The model screens for companies that have created value for shareholders in the past, have improving operating performance, look cheap relative to the market index and whose share prices are trending upward due to increasing investor attention.

Both funds have a large-cap bias. But the BlackRock fund tends to have greater exposure to mid- and small-cap companies compared to the Investec fund. 

The BlackRock fund has invested about 8.7% of its assets in mid-cap companies and 1.3% in small-cap companies. The Investec fund has 3% allocation to mid-cap companies.

“The BlackRock fund is open to investing in smaller companies that have proven the soundness of their business models and have strong potential for long-term growth.”

Both funds invest in companies in Asia ex-Japan. However, the Investec fund has the flexibility to invest in Australia and New Zealand. It can also invest up to 10% of its net asset value in onshore Chinese equities.

In terms of geographic allocation, the BlackRock fund is overweight on China, India and Korea, according to the portfolio on 31 March. On the other hand, the fund is underweight Taiwan and Hong Kong.

“Swan and his team are currently constructive on China, Korea and India given these countries’ strong potential for reforms. Market valuations in Korea and China remain cheap, while India has the prospect of continued growth,” Yoong said.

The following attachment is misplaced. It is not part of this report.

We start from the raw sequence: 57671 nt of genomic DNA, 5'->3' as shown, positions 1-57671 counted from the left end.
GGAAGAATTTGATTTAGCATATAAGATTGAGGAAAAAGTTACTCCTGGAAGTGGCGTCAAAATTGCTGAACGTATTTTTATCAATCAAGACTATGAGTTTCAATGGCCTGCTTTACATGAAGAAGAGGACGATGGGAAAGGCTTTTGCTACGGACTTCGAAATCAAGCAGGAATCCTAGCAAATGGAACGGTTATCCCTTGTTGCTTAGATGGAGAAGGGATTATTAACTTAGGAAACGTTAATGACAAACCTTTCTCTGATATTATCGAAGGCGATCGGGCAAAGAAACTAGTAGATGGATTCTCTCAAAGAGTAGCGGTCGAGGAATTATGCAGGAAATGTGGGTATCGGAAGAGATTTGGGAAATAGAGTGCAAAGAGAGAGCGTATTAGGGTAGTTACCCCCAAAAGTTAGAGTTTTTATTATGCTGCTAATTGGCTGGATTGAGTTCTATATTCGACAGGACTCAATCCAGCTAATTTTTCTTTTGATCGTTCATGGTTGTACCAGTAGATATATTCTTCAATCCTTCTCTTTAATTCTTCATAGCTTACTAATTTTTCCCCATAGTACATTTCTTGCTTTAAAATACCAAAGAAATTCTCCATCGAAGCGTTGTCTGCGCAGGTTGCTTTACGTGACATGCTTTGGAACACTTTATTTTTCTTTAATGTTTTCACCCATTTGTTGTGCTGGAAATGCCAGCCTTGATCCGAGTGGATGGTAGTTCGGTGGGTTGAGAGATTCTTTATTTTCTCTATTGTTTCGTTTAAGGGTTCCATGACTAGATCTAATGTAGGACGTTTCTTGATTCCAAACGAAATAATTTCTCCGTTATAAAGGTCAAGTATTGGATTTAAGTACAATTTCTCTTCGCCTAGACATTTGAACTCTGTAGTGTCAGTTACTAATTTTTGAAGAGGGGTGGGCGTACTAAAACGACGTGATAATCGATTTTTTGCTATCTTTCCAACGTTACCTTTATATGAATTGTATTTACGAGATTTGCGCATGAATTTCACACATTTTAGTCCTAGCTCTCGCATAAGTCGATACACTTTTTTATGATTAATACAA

The Investec fund is overweight China and Hong Kong, she said.

Both funds have similarities in sector allocation, holding significant allocation toward financial and information technology sectors. The BlackRock fund has nearly 58% of its assets deployed collectively in these two sectors. The corresponding figure was about 70% for the Investec fund.

The two funds have a bit of overlap in their top five holdings.

The top 10 holdings of the BlackRock fund account for 34% of its assets whereas the Investec fund’s top 10 holdings represent nearly 41% of its assets.

A snapshot of the two portfolios:





Top countries


South Korea



Hong Kong







Hong Kong

South Korea








Top companies

Tencent Holdings

Samsung Electronics

Taiwan Semiconductor

China Construction Bank

AIA Group






    Samsung Electronics

Tencent Holdings

Taiwan Semiconductor

AIA Group

China Construction Bank






Top sectors


Information Technology

Consumer Discretionary









Information Technology



Consumer Discretionary






Performance Review


Source: Lipper IM, on total return basis, in USD terms

Both funds share the same benchmark, the MSCI AC Asia ex-Japan Index.

“Since Swan took over management of the BlackRock Asian Dragon Fund, the fund has outperformed the MSCI AC Asia ex-Japan Index, its benchmark index, during various periods to 30 April (see table below).”

The BlackRock fund also outperformed the Investec fund in calendar year 2012 and 2013. In 2014, performance of two funds were similar.

“Despite the market correction experienced during the taper tantrums [in 2013], the BlackRock fund was able to add alpha to the portfolio. The bulk of the outperformance happened in the last quarter of the year, driven by select investments in new energy, internet and gaming companies,” Yoong said.